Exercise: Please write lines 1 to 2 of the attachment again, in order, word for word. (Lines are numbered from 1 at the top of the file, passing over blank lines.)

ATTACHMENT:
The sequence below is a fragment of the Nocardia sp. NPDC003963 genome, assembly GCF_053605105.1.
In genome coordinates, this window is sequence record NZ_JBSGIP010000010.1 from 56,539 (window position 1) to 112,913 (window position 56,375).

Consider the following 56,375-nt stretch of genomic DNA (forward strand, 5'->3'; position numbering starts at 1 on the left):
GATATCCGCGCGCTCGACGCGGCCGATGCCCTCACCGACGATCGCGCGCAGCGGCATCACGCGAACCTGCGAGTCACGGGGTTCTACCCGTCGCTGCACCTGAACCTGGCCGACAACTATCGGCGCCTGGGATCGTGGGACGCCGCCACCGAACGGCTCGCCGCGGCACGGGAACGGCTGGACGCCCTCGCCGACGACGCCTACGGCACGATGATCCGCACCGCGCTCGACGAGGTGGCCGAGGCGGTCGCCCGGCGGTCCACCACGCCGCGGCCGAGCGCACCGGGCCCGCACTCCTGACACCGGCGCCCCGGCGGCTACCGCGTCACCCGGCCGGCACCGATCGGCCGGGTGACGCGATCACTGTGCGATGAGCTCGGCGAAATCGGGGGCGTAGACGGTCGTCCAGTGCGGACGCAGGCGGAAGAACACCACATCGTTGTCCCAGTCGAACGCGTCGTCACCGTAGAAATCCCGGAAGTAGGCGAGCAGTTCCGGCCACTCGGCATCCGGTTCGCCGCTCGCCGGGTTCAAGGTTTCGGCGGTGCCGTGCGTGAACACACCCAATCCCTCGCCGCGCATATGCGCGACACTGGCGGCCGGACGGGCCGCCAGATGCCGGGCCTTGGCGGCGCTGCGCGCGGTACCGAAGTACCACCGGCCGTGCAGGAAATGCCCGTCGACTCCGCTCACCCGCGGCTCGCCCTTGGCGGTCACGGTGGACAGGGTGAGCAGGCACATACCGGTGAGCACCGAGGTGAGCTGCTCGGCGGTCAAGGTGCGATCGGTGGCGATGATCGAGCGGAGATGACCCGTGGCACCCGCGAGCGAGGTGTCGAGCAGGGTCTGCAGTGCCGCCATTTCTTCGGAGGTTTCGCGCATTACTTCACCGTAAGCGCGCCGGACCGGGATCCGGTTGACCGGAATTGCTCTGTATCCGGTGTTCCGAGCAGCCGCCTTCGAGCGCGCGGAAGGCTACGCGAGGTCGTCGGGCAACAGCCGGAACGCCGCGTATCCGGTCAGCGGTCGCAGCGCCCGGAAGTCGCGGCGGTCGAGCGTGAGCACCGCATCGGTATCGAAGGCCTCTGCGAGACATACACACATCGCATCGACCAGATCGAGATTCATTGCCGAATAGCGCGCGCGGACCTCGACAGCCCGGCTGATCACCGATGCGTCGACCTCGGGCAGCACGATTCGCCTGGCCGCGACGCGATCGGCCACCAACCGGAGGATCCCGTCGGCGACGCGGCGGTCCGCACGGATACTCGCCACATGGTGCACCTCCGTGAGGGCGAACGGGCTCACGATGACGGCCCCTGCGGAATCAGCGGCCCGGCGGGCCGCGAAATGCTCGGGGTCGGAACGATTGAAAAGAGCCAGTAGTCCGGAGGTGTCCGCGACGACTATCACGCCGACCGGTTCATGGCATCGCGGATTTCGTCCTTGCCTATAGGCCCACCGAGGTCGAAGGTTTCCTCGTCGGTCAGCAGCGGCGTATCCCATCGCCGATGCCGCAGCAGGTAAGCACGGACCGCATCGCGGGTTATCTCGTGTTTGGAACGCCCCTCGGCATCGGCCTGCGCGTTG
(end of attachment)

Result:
The sequence below is a fragment of the Nocardia sp. NPDC003963 genome, assembly GCF_053605105.1.
In genome coordinates, this window is sequence record NZ_JBSGIP010000010.1 from 56,539 (window position 1) to 112,913 (window position 56,375).